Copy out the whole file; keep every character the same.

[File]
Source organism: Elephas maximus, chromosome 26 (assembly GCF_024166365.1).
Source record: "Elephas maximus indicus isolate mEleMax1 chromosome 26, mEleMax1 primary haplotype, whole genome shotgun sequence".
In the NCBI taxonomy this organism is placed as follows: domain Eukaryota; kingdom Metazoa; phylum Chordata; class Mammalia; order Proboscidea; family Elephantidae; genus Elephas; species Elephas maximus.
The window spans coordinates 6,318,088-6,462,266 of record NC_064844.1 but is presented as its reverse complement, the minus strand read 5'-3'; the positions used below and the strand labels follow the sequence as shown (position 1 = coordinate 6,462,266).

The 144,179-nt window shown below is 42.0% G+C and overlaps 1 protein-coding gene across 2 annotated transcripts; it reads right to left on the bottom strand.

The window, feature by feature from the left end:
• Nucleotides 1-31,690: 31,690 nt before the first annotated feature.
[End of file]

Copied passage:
Source organism: Elephas maximus, chromosome 26 (assembly GCF_024166365.1).
Source record: "Elephas maximus indicus isolate mEleMax1 chromosome 26, mEleMax1 primary haplotype, whole genome shotgun sequence".
In the NCBI taxonomy this organism is placed as follows: domain Eukaryota; kingdom Metazoa; phylum Chordata; class Mammalia; order Proboscidea; family Elephantidae; genus Elephas; species Elephas maximus.
The window spans coordinates 6,318,088-6,462,266 of record NC_064844.1 but is presented as its reverse complement, the minus strand read 5'-3'; the positions used below and the strand labels follow the sequence as shown (position 1 = coordinate 6,462,266).

The 144,179-nt window shown below is 42.0% G+C and overlaps 1 protein-coding gene across 2 annotated transcripts; it reads right to left on the bottom strand.

The window, feature by feature from the left end:
• Nucleotides 1-31,690: 31,690 nt before the first annotated feature.